In a couple of weeks, little “Trick-or-Treaters” will be out in force across the neighborhoods of the land. Safety alert!
First, it’s likely to be dark when they are out unless some of them start at dusk. Either way, it’s going to be harder for them to see than it is in daylight or total darkness. It’s going to be hard for motorists to see them also because some of the costumes or jackets are dark with no reflective properties. They are quite excited as the run from house-to-house, across driveways and even across the street to the other side. They are not looking for cars because this is not part of their agenda. We have to look out for them.
Second, compounding the low-visibility that we have in trying to see some of the darker shapes and silhouettes of the children, the masks and costumes they are wearing may restrict their vision and their movement. Likely, they have never worn these costumes outside of their home previously. They aren’t sure how freely they can move or how well they can see out small eyeholes in those masks. We have to be extra diligent if we are out driving.
Third, they frequently go around in groups so they aren’t necessarily looking out for their own personal safety but following the leader or the rest of the group – sometimes without thinking about what might be in their path.
That brings us to visitability (we already mentioned visibility). Here we are concerned with hidden dangers, obstacles, and hazards that might be present in our yards that we might know about (or not), but in the dark are going to be partly or totally hidden by shadows, grass, or shrubbery. This applies to our own yards and those of our clients. Having a discussion with them or conducting a quick inspection of their front yards could avoid a potential issue.
The grass is pretty, but when it gets a little taller (and at night) it can hide or conceal objects in it such as low-profile toys, garden hoses, yard tools, and similar objects. If we have been planting or doing other landscaping, there could be some holes that remain (that could be stepped in) or loose dirt. We can’t rope off our yards, so we need to take proactive, preventive steps to keep the children – and us – safe.
We might have low hanging branches or tree limbs that we are aware of and that we can avoid in the daylight. Don’t forget those exposed tree roots or those that are prominent enough to be tripped over but not so visible as to be seen easily. Add in the darkness and people unfamiliar with our property, and these could be dangerous. Cut them back or otherwise attend to them before the “big day” arrives. This will serve us well also since we might forget about them or not see them as well either at night.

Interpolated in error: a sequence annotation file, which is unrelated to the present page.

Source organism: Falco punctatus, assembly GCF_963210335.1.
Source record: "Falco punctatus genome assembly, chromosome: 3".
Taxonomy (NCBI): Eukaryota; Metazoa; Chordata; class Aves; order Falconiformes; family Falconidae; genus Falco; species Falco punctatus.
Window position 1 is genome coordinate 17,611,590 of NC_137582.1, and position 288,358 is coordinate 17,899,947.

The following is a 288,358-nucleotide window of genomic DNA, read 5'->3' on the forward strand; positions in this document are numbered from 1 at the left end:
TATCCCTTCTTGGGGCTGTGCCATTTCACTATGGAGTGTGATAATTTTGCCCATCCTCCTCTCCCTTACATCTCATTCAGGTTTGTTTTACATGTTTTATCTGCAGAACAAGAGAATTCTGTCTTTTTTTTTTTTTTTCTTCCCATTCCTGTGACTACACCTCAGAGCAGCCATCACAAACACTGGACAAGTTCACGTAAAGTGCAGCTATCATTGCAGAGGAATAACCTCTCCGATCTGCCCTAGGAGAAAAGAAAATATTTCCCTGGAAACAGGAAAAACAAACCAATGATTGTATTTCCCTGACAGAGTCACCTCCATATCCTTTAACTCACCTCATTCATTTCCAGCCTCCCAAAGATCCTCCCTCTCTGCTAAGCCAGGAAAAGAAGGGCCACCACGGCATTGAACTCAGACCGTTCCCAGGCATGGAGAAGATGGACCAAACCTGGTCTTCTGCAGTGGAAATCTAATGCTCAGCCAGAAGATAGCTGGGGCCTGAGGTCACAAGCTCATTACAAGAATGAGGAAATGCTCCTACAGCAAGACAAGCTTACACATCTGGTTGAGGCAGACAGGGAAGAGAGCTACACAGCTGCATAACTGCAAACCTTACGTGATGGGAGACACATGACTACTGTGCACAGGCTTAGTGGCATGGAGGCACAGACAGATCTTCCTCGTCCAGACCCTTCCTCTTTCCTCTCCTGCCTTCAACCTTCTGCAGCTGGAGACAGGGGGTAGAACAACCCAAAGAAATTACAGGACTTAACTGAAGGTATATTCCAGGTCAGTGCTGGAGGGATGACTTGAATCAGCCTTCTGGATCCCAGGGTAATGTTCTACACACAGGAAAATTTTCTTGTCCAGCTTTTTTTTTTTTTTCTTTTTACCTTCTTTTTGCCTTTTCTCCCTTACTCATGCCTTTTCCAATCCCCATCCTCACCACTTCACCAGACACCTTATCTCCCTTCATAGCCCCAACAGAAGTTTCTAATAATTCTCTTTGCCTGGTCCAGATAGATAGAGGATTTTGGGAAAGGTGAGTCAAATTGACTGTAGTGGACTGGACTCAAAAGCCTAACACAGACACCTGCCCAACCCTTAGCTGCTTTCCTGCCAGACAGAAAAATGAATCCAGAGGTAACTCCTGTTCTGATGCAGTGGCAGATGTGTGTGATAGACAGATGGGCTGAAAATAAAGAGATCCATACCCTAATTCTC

In an effort to get into the spirit of the Halloween and fall harvest season, many of us like to decorate the outside of our homes – very festive but potentially problematic. As long as the outsides of our homes are well-lit, people approaching our front or side door (for candy) can see where they are going – subject to vision issues of their costumes already mentioned. However, there are some other issues.
The decorations that we use (pumpkins, hay bales, ghosts, cobwebs, Zombies, witches, scarecrows, corn stalks, bats, and squash), and then Pilgrims, cornucopias, vegetables, Santa Clauses, sleds, reindeer, Christmas trees, strings of lights, ornaments, and snowmen (artificial or real) for the rest of the holiday season, can easily crowd the walkway and narrow it. It provides visual confusion also for those trying to stay upright on a walkway that is unfamiliar to them.
We are expecting people to visit us for the rest of the year – beginning at the end of this month. Not all visitors will be coming inside – the Trick-or-Treaters probably won’t. Nevertheless, the same rules and precautions apply whether people are entering our homes or just coming up to them. Safety needs to rule!
If people can’t safely visit our property because of hidden or other dangers in the yard, driveway, or walkway, three things are going to happen – none of them good. One, we will get a neighborhood reputation, and possibly a local one that goes beyond the boundaries of our block, as the house to avoid (and not just at Halloween). Two, we risk having people visit us and having a potential fall, other injury, or a more serious fall because they tripped over something on our property. Third, we can become injured ourselves in our own yard!